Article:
Britain to ban sale of all diesel and petrol cars and vans from 2040, by Anushka Asthana.
As part of a government strategy to improve air quality, Britain is to ban all new petrol and diesel cars and vans from 2040 amid fears that rising levels of nitrogen oxide pose a major risk to public health.
The commitment, which follows a similar pledge in France, is part of the government’s much-anticipated clean air plan, which has been at the heart of a protracted high court legal battle.
The government warned that the move, which will also take in hybrid vehicles, was needed because of the unnecessary and avoidable impact that poor air quality was having on people’s health. Ministers believe it poses the largest environment risk to public health in the UK, costing up to £2.7bn in lost productivity in one recent year.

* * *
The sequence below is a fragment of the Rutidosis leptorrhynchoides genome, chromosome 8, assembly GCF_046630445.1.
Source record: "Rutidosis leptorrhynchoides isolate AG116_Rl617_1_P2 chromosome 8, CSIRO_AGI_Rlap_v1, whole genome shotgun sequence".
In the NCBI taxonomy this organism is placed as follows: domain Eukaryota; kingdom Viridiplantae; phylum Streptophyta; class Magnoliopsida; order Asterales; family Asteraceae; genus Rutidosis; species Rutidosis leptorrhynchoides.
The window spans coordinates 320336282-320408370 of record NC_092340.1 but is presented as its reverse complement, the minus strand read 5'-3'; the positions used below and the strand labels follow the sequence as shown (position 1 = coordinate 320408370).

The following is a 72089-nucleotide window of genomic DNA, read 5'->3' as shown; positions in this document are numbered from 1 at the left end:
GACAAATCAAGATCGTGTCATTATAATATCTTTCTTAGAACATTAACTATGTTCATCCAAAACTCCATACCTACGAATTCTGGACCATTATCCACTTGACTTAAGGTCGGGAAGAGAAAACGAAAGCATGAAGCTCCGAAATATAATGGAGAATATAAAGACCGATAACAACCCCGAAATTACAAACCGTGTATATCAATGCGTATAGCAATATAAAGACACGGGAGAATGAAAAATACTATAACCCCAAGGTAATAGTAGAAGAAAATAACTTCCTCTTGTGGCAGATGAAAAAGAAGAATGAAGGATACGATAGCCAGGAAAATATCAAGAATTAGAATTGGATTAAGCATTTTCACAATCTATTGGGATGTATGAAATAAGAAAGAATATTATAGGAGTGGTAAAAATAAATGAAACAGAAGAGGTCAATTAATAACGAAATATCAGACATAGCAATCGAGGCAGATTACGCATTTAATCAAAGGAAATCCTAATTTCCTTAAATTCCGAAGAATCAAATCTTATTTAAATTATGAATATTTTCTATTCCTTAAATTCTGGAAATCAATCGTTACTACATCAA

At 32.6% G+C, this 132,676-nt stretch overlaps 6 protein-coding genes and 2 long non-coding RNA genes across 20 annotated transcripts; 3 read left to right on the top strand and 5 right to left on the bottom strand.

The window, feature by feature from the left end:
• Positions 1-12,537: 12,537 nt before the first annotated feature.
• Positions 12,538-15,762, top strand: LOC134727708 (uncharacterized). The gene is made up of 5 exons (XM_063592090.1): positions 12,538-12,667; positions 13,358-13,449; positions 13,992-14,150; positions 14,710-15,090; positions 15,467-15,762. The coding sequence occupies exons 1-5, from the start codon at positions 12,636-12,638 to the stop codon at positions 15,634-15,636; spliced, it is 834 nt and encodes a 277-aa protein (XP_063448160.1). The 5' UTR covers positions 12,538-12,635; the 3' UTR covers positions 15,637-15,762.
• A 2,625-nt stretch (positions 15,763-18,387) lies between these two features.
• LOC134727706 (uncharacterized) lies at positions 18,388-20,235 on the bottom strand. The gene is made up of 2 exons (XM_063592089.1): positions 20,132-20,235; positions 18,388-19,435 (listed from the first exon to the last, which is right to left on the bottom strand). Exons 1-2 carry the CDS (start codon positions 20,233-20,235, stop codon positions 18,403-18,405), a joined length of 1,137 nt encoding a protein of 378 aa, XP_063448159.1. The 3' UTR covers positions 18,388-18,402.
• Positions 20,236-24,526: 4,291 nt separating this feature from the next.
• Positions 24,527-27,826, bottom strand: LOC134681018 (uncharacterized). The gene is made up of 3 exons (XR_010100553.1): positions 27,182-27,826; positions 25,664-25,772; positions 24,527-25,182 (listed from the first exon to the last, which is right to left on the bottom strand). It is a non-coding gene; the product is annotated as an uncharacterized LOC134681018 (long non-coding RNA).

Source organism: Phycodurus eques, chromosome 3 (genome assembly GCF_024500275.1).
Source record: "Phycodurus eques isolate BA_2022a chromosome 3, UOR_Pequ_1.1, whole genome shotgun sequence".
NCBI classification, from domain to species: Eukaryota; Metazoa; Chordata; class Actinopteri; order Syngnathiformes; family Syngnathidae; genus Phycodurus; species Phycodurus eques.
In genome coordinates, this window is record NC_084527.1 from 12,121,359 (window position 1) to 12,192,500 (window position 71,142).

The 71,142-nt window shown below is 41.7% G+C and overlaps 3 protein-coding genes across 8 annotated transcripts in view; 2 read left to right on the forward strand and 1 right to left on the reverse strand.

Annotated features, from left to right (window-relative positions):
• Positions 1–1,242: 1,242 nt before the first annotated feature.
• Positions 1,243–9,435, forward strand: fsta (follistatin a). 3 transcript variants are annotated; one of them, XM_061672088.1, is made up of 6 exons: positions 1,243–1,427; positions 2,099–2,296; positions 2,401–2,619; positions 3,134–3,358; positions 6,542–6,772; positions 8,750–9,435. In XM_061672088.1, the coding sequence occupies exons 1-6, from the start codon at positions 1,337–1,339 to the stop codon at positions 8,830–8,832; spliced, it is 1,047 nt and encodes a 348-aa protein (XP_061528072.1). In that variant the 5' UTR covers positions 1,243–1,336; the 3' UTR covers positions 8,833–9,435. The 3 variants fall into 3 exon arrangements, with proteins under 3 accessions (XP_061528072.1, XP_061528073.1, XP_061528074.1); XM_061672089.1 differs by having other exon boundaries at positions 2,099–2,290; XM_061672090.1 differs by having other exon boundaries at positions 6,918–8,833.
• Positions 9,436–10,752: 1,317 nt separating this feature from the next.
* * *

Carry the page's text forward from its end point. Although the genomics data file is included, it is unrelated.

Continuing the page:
Ministers have been urged to introduce charges for vehicles to enter a series of “clean air zones” (CAZ). However, the government only wants taxes to be considered as a final resort amid a backlash against any move that punishes motorists. …
The French president took the steps to help his country meet its targets under the Paris climate accord, in an announcement that came a day after Volvo said it would only make fully electric or hybrid cars from 2019 onwards.
That decision was hailed as the beginning of the end for the internal combustion engine’s dominance of motor transport after more than a century.
The strategy comes amid warnings that the UK’s high level of air pollution could be be responsible for 40,000 premature deaths a year. …
The coalition government had already set out a vision for almost every car and van to be ultra-low emission by 2050 – a move which the government acknowledged would require “almost all new cars and vans sold to be near-zero emission at the tailpipe by 2040”. So it is unclear to what extent the new pledge will further boost Britain’s ability to achieve air quality requirements.
So far away that no one has to give serious thought to the consequences or explain what it will cost, how it will work — or actually do anything now.
hat-tip Philip Barton